Accommodation – degrees of independence
Independence is probably one of those concepts that means different things to different people, and our views on independence may well change as we age too. We’ll talk about financial independence in a separate Financial Security article – this article is more about independent living.
Many of those interviewed as part of Words of Wisdom said they wanted to maintain their independence for as long as possible, and didn’t want to be a burden on others. So, what are they trying to seek independence from? The clues point to the fact that they want to remain autonomous in their own homes, without relying too much on others, or being forced to move into a care home.
With uncertainly around what lies ahead from a social care perspective, aiming to be as independent as possible for as long as possible is probably a good strategy.
We’ll look at this under 3 headings:
- Independent living
- Living independently with support
- Facilities to support independence
This may depend on the starting point, but I see living independently as maintaining the status quo for as long as possible, whether living alone, as a couple, or with family or friends.
As we get older we won’t necessarily be as physically fit as we once were (see health & exercise intros). Things that we don’t think much about today may become challenging, such as climbing stairs or washing.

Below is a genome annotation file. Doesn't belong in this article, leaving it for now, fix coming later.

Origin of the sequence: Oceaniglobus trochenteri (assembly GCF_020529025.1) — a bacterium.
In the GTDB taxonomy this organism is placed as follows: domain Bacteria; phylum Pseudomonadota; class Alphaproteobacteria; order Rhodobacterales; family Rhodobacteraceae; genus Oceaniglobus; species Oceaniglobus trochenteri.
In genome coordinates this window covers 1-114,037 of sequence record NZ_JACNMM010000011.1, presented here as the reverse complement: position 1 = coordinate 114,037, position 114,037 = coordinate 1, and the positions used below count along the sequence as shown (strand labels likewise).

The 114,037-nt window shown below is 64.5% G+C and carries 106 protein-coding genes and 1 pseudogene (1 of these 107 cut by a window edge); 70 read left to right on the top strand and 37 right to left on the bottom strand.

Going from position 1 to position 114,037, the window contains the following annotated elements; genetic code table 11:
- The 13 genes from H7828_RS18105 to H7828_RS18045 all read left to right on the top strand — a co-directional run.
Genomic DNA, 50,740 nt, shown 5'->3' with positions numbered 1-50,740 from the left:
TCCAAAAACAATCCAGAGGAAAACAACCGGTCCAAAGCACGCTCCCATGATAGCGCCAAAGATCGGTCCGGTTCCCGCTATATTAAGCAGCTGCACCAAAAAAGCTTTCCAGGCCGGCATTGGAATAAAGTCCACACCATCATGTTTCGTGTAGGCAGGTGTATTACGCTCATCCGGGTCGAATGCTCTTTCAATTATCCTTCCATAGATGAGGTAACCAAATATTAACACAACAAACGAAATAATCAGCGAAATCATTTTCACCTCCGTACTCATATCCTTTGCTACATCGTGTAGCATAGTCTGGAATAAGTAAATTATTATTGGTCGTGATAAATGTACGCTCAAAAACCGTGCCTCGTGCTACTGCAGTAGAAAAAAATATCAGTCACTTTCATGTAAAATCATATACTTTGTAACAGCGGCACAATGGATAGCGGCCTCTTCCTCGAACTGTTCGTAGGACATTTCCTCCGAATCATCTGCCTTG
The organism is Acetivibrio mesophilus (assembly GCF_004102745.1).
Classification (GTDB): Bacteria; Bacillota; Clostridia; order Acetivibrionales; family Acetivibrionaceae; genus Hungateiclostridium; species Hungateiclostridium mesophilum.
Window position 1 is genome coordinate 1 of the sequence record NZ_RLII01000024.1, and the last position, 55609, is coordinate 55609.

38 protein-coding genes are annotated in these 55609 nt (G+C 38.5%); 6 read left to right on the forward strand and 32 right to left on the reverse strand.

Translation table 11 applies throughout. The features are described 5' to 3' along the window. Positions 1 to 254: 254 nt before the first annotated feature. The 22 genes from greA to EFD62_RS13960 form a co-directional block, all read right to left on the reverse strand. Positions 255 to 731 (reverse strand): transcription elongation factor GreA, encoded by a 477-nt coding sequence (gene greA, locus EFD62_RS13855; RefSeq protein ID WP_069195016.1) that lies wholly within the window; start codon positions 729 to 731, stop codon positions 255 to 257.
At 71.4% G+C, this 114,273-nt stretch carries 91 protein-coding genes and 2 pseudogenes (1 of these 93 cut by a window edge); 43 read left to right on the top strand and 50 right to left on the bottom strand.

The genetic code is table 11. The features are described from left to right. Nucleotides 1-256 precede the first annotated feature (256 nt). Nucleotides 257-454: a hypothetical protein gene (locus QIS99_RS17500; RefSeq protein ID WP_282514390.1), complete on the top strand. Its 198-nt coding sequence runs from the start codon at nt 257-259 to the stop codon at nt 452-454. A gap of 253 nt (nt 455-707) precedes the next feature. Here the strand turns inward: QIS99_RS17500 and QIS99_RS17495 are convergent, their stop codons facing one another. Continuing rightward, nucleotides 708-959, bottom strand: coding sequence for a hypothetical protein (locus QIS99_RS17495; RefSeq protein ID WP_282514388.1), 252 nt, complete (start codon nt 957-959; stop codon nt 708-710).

Furthermore, as we get older, we may get more stuck in our ways and we may not see other possibilities or be open to consider them. I’ll be covering more of this in a future article on mindset.
If you live with others then independence may be more naturally prolonged as you can rely on them to support you. However, this can be a rude shock if you outlive them.
A friend’s parents were getting older. His father was still physically quite fit and able and looked after his mother who was showing signs of dementia, although wouldn’t seek outside help. The father unfortunately developed cancer and died after a relatively short battle. The mother, sadly somewhat oblivious to the father’s passing doggedly carried on living independently for another year, at risk to herself and causing strain on her worried family. She has recently been moved to a care home as she can no longer look after herself.
Another tactic is each playing to your strengths and compensating for each other’s weaker areas.